The Mets and the Marlins are playing to stay out of the NL East cellar at this point, and New York has played well enough recently to be two games up on Miami. The two squads will face each other 10 times in the season’s final two months, including the final series of the year, meaning the fight for fourth place could come down to the wire. If the Marlins finish in front of the Mets, the players highlighted below will have likely played a big role.
Brian’s Breakout: Brian Anderson’s rookie campaign has to be seen as a positive development for the future of the Miami franchise. He leads all rookies with 3.04 WARP, just ahead of Washington’s Juan Soto (3.03). Part of the key to his success this year has been avoiding strikeouts (16.3 K%), which seems to be mostly supported by his swinging strike rate of 22.6% (his K% is 29th percentile among qualified batters and his swinging strike rate is 37th percentile, suggesting his K% may regress a little). Anderson has not been viewed as a good defender (-6.4 FRAA in 140 games), but he has played third and right field at the major league level, offering some positional flexibility. While Soto will probably pass Anderson in WARP before the season ends (Soto’s production has come in nearly half the plate appearances), the Marlins seem to have found a building block for the future.
Base on Balls Bullpen: Miami has two qualified relievers in the top 15 for BB% in Kyle Barraclough (13.9%) and Tayron Guerrero (12.5%). Walks have been a trend for the Marlins’ bullpen, as they have had eight different relievers throw 15 or more innings with a 10% walk rate or higher. The team as a whole has thrown the third most walks in the majors (the Mets have only thrown the 20th most). This should benefit the Mets offense, which has taken the tenth most walks of any team. Watch Jose Baustista, Michael Conforto and Brandon Nimmo especially, as they all have walk rates greater than 12%.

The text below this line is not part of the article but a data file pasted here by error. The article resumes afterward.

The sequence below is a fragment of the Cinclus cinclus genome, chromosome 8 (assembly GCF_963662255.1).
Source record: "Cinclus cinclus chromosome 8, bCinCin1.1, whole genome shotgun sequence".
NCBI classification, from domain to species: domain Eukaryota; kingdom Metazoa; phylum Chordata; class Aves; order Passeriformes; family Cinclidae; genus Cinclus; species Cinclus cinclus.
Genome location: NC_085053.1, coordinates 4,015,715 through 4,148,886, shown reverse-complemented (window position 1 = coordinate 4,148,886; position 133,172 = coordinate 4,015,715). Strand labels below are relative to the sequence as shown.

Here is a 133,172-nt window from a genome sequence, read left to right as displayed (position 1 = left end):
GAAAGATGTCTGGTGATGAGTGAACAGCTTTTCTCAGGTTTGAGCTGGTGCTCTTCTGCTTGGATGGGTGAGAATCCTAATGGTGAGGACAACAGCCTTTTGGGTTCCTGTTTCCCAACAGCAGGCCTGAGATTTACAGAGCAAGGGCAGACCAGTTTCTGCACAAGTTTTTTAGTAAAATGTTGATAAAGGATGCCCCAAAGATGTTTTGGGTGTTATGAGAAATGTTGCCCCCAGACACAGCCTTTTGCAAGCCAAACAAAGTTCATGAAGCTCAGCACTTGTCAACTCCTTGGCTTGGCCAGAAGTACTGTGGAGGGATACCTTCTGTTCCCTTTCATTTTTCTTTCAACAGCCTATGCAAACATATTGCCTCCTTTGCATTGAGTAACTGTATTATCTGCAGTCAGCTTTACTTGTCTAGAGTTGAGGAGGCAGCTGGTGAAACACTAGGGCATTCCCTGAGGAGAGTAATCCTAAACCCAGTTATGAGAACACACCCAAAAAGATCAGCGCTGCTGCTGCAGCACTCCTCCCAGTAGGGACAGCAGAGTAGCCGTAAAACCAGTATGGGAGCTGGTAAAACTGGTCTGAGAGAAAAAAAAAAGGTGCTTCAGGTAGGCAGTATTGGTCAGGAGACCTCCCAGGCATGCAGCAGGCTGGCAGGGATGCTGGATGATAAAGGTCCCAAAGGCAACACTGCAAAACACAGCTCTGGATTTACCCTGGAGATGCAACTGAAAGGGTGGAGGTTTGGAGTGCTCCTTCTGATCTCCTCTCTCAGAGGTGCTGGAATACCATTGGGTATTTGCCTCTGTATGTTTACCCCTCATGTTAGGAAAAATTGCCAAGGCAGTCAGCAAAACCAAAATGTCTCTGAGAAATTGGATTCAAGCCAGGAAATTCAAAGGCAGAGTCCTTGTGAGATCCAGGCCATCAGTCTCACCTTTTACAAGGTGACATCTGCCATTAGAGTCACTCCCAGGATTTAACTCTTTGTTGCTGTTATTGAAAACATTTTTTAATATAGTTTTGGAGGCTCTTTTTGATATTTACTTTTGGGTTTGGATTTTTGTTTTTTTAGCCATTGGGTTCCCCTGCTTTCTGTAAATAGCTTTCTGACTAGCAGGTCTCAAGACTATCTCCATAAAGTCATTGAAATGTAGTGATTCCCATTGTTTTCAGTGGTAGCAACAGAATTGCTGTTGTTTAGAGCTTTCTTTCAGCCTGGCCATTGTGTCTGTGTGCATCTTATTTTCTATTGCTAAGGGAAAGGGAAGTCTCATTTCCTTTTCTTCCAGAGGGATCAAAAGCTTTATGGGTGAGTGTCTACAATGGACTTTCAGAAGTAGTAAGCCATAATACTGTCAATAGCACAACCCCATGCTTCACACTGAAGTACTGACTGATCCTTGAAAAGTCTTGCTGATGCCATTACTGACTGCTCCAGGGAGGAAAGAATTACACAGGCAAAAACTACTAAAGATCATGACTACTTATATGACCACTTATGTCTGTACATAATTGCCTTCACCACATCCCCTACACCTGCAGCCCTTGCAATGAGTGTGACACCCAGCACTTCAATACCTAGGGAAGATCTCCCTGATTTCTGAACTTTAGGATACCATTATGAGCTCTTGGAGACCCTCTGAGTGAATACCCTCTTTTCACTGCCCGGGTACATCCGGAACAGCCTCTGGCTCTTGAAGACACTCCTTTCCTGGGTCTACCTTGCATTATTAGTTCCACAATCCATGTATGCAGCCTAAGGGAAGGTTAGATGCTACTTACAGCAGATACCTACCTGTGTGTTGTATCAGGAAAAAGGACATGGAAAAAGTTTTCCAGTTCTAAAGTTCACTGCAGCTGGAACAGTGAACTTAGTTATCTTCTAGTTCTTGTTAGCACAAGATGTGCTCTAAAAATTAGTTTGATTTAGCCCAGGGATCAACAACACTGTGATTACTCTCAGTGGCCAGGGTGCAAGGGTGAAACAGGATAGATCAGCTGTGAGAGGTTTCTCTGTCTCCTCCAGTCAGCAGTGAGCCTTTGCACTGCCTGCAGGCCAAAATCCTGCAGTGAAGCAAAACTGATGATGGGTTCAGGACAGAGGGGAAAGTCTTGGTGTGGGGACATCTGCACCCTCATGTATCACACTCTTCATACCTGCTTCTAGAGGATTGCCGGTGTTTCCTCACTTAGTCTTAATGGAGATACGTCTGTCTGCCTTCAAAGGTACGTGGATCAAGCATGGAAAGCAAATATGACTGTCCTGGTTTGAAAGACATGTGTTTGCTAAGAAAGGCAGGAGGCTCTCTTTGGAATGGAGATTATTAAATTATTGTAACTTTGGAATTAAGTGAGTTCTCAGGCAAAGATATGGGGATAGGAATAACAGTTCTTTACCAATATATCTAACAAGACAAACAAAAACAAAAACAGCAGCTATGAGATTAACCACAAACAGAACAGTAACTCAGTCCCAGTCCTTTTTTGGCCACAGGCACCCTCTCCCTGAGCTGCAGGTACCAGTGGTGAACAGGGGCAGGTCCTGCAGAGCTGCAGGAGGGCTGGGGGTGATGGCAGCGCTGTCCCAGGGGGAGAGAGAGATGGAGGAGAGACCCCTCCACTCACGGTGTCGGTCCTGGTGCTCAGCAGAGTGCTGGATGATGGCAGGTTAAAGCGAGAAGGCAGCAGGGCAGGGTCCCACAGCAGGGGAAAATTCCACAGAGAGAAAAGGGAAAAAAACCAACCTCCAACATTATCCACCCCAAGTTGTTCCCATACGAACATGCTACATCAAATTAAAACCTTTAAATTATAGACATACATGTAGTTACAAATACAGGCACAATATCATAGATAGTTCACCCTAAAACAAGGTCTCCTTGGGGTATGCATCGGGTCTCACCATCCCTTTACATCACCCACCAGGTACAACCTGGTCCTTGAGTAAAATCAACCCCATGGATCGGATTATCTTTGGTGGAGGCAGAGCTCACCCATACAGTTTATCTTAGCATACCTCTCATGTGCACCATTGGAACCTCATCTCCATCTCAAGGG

Chen’s Comeback: Wei-Yin Chen’s time with the Marlins has been marred by injury and he has only thrown 245 innings in over two and a half years with Miami. This year, his production has been especially lackluster (5.48 ERA, 4.93 FIP, 5.93 DRA in 88.7 innings), but he has shown some signs of bounce back recently. His velocity in July averaged over 92.5 mph for the first time since 2015 and his swing and miss rate on the fastball followed suit, jumping up above 10% for the month. Unsurprisingly, Chen’s K-BB% also saw an increase above 10% for the first month in 2018. His velocity has held strong at 92.4 mph so far in August, so perhaps his overall numbers will start to follow some of his underlying stats. Some Mets who have had success against fastballs in that range are Wilmer Flores and Devin Mesoraco (both of whom have hit better than .400 on four-seamers 91-94 mph). Chen is scheduled to start the series finale Sunday.
The Good: JT Riddle’s FRAA per plate appearance (really obscure stat, I know) is the best among all non-catcher position players with 50 or more games played.
The Bad: Miami has the fewest number of doubles as a team with 160. The Mets have the sixth fewest with 178.
The Ugly: If he had enough plate appearances to qualify, JT Riddle’s BB% of 3.4% would be the fifth worst in the majors.
After a strong July, Zack Wheeler’s average fastball velocity in 2018 (96.5 mph) is now the highest yearly average it has been since he reached the majors.
Photo credit: Jason Vinlove – USA Today Sports